• Oh Max, you made me laugh so many times with your response (at a particular moment in my life when laughging is hard).. I don’t quite know where to start, so, I’ll just make a couple of comments. Firstly, re books with movie covers, would you also avoid those ones marked as “Oprah Book Club”? This used to be a regular discussion on online bookclubs. I reckon, we should all buy those lovely fabric covers so that noone will know what any of us is reading.

      As for memories, I’m so glad so many people are like me. Clearly Goldsmith’s realism is not all that real among real readers!.

      • I would avoid books with Oprah Book Club on them (or Richard and Judy book club, the UK equivalent) even more than those with film covers WG.

        If everyone had fabric covers, I’d suspect them all of reading Harry Potter/Robert Langdon (the protagonist from The Da Vinci Code, I googled and will now wipe my cookies to avoid leaving any trace that I searched for such a thing) slashfic.

        Worse, I’d probably be right.

  16. Well, Max, you could, you know, suspect everyone of reading Ulysses or War and peace! What do you think? After all, what you don’t know can’t hurt you!

    Must admit though that I haven’t read or seen The Da Vinci Code (and in fact had no idea who Langdon was until you told me!) … and I gave up on Harry Potter early in the series. Was reading it to one of my children at the time but motherly love had its limits, particularly when she was capable of reading it herself. Both children did tell me that I gave up too soon and it got better. Perhaps that was so but I had other books to read by then…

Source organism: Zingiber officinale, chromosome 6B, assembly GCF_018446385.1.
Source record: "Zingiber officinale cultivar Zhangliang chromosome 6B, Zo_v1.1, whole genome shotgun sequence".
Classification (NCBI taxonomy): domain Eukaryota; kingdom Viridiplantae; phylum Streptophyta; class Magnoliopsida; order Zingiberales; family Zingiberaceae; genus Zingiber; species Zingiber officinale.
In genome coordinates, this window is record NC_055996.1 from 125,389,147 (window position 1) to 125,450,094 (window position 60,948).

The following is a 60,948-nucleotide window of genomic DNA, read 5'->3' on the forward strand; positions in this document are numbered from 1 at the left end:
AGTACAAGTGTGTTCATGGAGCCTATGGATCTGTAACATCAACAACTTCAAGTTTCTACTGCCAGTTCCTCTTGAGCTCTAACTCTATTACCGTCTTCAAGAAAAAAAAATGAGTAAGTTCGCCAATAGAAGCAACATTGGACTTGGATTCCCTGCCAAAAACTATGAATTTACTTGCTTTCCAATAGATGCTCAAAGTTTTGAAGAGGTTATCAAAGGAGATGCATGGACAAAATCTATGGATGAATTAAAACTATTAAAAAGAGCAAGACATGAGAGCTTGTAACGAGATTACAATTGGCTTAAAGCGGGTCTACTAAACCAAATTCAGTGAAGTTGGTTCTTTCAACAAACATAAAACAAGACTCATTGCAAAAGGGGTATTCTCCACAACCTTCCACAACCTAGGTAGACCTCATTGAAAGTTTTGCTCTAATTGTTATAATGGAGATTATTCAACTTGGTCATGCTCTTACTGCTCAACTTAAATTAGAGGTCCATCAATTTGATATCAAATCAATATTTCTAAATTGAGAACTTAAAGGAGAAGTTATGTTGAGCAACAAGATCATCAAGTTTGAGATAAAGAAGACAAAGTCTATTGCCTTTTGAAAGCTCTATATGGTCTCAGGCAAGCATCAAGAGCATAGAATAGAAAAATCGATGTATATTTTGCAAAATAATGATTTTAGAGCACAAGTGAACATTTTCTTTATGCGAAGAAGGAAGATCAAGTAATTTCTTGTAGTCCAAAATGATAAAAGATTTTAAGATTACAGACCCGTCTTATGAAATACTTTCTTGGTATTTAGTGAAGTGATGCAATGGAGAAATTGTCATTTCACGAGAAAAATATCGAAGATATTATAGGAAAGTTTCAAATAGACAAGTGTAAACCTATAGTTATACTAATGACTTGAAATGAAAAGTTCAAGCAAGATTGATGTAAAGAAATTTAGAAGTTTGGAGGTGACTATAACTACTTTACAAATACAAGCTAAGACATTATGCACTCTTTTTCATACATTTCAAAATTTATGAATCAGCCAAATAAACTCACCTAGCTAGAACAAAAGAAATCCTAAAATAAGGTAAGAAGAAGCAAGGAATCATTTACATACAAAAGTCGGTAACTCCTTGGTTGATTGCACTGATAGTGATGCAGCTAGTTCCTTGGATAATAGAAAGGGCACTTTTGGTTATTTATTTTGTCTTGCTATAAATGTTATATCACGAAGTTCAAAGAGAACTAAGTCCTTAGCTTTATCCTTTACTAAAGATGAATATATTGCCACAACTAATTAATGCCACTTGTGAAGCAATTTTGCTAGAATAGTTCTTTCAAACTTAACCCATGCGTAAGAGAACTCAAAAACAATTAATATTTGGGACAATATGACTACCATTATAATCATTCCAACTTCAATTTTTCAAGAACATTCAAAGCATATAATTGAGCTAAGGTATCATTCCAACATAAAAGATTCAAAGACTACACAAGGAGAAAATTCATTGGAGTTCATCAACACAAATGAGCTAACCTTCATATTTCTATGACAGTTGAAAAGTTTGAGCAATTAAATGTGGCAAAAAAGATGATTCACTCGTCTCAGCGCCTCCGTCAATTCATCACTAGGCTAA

• I got told by friends ages back that the SF series Deep Space 9 is really good once you hit season five.

      I’ve no reason not to believe it, but their ideas of good may not be mine and more importantly there’s no way I’m investing time watching four not so good seasons to get to that good one and the ones that follow it.

      That’s kind of my thought on HP. I read the first, it was decent children’s fiction. I stopped there. It may be that the later books are great (though I doubt it), but I’m not going to read through the early ones to get to them. Life’s too short.

      Apparently Ulysses is one of the most started but not finished books out there. The people reading newspapers are probably all nominally reading Ulysses, they’ve just taken a break for the moment…

  17. Pingback: My Favorite Lit-Blog Things: June 17, 2010 « Hungry Like the Woolf